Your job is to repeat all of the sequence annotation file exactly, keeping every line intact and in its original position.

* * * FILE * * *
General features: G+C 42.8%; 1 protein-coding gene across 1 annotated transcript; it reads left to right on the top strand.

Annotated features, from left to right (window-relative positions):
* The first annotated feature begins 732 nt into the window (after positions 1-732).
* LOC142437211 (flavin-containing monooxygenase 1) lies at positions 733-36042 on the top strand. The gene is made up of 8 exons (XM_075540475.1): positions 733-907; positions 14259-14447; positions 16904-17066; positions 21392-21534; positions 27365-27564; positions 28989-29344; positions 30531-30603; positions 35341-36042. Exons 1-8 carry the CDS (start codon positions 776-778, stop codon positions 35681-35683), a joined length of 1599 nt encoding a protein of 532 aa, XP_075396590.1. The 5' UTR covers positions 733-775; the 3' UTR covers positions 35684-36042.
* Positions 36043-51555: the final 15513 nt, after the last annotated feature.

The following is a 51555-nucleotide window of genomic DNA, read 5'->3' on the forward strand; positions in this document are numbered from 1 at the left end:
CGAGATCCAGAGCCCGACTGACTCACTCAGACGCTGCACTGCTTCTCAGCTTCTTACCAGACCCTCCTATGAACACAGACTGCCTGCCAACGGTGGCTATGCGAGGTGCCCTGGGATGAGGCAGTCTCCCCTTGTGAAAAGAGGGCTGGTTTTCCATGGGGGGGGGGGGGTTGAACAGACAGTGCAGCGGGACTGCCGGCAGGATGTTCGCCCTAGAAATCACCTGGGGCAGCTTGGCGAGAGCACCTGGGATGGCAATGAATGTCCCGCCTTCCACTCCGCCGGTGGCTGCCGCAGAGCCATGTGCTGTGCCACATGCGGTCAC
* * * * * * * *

General features: G+C 42.8%; 1 protein-coding gene across 1 annotated transcript; it reads left to right on the top strand.

Annotated features, from left to right (window-relative positions):
* The first annotated feature begins 732 nt into the window (after positions 1-732).
* LOC142437211 (flavin-containing monooxygenase 1) lies at positions 733-36042 on the top strand. The gene is made up of 8 exons (XM_075540475.1): positions 733-907; positions 14259-14447; positions 16904-17066; positions 21392-21534; positions 27365-27564; positions 28989-29344; positions 30531-30603; positions 35341-36042. Exons 1-8 carry the CDS (start codon positions 776-778, stop codon positions 35681-35683), a joined length of 1599 nt encoding a protein of 532 aa, XP_075396590.1. The 5' UTR covers positions 733-775; the 3' UTR covers positions 35684-36042.
* Positions 36043-51555: the final 15513 nt, after the last annotated feature.

The following is a 51555-nucleotide window of genomic DNA, read 5'->3' on the forward strand; positions in this document are numbered from 1 at the left end:
CGAGATCCAGAGCCCGACTGACTCACTCAGACGCTGCACTGCTTCTCAGCTTCTTACCAGACCCTCCTATGAACACAGACTGCCTGCCAACGGTGGCTATGCGAGGTGCCCTGGGATGAGGCAGTCTCCCCTTGTGAAAAGAGGGCTGGTTTTCCATGGGGGGGGGGGGGTTGAACAGACAGTGCAGCGGGACTGCCGGCAGGATGTTCGCCCTAGAAATCACCTGGGGCAGCTTGGCGAGAGCACCTGGGATGGCAATGAATGTCCCGCCTTCCACTCCGCCGGTGGCTGCCGCAGAGCCATGTGCTGTGCCACATGCGGTCAC